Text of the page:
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Climate Change and Common SenseEssays in Honour of Tom Schelling$
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Robert W. Hahn and Alistair Ulph

Print publication date: 2012

Print ISBN-13: 9780199692873

Published to Oxford Scholarship Online: May 2012

DOI: 10.1093/acprof:oso/9780199692873.001.0001

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PRINTED FROM OXFORD SCHOLARSHIP ONLINE (oxford.universitypressscholarship.com). (c) Copyright Oxford University Press, 2021. All Rights Reserved. An individual user may print out a PDF of a single chapter of a monograph in OSO for personal use. date: 22 January 2022

Derivative Markets for Pollution Permits and Incentives to Innovate

Derivative Markets for Pollution Permits and Incentives to Innovate

Chapter:
(p.225) 12 Derivative Markets for Pollution Permits and Incentives to Innovate
Source:
Climate Change and Common Sense
Author(s):

Linda R. Cohen

Amihai Glazer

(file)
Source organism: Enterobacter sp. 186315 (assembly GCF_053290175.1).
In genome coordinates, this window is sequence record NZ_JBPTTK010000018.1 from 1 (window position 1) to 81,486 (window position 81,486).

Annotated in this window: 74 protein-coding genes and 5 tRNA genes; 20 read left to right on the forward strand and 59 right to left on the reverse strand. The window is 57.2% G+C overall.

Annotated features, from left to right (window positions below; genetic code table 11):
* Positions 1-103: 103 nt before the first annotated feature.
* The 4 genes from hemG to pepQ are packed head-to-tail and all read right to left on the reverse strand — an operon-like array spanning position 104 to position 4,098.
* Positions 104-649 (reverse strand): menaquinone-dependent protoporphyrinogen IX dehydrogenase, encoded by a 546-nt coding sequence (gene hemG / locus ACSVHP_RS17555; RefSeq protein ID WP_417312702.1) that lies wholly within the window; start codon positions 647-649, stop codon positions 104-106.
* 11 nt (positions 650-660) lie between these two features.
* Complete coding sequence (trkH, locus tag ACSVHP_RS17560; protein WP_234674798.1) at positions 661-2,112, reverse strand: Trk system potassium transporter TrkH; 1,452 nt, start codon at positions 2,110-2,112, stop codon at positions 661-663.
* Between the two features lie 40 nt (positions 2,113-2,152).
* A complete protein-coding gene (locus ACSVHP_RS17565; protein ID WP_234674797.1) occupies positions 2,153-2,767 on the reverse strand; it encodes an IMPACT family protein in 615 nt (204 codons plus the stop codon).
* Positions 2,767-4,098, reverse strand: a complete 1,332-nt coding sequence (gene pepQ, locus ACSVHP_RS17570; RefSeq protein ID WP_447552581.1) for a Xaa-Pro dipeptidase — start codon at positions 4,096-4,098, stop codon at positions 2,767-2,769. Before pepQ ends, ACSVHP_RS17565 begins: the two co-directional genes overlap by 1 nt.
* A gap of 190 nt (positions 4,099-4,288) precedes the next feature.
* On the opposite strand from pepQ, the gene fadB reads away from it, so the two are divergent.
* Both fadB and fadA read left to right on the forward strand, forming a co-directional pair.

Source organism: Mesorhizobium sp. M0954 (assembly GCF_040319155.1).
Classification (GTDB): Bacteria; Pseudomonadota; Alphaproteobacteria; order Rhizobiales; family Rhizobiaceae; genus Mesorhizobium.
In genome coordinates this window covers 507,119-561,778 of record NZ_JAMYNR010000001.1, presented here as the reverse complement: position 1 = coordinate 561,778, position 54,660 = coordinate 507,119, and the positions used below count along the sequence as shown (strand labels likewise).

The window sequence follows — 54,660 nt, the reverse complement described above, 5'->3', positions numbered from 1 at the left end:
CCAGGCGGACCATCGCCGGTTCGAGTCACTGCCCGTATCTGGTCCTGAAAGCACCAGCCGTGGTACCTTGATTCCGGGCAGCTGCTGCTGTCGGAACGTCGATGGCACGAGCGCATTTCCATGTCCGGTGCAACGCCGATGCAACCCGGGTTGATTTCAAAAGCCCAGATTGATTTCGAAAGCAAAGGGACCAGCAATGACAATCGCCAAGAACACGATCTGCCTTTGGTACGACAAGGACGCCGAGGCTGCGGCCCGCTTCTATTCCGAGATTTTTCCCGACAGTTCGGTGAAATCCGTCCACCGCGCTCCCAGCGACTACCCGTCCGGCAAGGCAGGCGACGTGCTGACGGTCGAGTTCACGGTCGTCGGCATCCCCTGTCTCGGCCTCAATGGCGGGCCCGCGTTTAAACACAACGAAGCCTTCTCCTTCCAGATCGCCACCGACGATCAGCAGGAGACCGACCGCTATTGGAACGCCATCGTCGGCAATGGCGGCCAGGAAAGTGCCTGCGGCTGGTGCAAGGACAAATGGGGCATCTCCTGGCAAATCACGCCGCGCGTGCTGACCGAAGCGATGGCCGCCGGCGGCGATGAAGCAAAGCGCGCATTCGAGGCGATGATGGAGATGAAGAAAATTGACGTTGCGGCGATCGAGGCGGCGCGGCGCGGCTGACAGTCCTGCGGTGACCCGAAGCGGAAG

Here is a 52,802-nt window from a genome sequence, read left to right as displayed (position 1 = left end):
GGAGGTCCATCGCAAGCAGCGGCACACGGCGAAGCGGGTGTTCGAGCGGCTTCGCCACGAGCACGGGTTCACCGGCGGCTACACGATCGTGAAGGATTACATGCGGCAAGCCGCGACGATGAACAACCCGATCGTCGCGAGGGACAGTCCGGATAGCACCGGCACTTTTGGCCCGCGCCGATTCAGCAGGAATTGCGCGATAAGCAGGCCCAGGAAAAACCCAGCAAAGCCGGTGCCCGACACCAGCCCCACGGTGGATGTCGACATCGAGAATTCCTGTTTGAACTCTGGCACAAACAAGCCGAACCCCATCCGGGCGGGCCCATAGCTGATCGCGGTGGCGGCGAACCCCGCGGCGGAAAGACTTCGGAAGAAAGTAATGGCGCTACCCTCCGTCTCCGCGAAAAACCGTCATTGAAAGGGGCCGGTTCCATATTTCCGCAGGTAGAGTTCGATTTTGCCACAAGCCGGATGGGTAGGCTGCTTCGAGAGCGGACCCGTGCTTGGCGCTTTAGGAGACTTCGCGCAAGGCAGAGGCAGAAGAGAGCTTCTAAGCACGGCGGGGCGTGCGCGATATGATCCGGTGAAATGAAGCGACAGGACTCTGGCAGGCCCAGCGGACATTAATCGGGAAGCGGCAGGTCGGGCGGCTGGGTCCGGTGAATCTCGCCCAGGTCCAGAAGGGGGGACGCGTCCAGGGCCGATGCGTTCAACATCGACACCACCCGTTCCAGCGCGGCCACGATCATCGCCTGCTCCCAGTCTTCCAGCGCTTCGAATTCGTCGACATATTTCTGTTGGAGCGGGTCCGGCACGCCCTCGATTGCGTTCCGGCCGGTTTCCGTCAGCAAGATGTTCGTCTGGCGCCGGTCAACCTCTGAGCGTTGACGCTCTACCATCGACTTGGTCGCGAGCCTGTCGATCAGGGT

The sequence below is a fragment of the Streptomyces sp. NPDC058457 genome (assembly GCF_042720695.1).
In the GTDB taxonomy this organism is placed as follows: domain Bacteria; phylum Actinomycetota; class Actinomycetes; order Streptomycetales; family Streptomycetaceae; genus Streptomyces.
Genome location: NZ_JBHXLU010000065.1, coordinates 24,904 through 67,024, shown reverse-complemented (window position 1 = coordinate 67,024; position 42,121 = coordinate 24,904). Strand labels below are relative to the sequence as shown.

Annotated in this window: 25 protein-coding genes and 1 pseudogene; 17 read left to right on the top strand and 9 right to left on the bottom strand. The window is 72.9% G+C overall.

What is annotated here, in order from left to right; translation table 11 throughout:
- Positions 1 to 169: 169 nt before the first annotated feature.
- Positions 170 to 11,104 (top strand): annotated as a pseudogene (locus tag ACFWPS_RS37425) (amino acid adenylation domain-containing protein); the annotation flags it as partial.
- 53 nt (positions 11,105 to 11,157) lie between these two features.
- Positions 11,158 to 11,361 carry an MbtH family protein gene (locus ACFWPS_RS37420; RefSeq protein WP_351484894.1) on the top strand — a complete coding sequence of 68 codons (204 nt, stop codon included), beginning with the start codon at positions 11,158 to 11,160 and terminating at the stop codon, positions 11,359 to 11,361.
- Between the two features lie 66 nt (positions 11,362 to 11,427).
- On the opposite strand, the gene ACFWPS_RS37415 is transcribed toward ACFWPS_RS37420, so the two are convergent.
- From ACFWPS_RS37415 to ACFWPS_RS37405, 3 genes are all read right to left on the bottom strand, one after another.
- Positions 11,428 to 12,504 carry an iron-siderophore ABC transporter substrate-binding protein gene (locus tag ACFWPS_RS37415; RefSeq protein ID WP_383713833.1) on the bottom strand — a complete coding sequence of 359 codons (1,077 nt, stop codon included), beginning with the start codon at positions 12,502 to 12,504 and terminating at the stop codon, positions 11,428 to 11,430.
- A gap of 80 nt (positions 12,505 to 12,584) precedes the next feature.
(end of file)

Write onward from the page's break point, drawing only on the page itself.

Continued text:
Publisher:
Oxford University Press
DOI:10.1093/acprof:oso/9780199692873.003.0012

Innovation can be encouraged by grants of a patent monopoly, subsidies to innovative activities, and prizes to innovators. This chapter examines a fourth mechanism—a firm engaged in R&D has private information about whether it succeeded or failed to innovate. It can profit from this private information by buying or selling an asset whose price will depend on whether the innovation is introduced or not. In particular, we look at an innovation which reduces the cost of abating pollution, reduces the prices of pollution permits, and allows the firm engaged in R&D to profit by buying and selling futures for such permits. We determine the government policy which can generate an equilibrium with sufficient profits to induce a firm to invest in R&D, and to induce the firm which made the innovation to charge a zero price for use of its innovation.

Keywords:   innovation, pollution permits, R&D, futures markets, climate change

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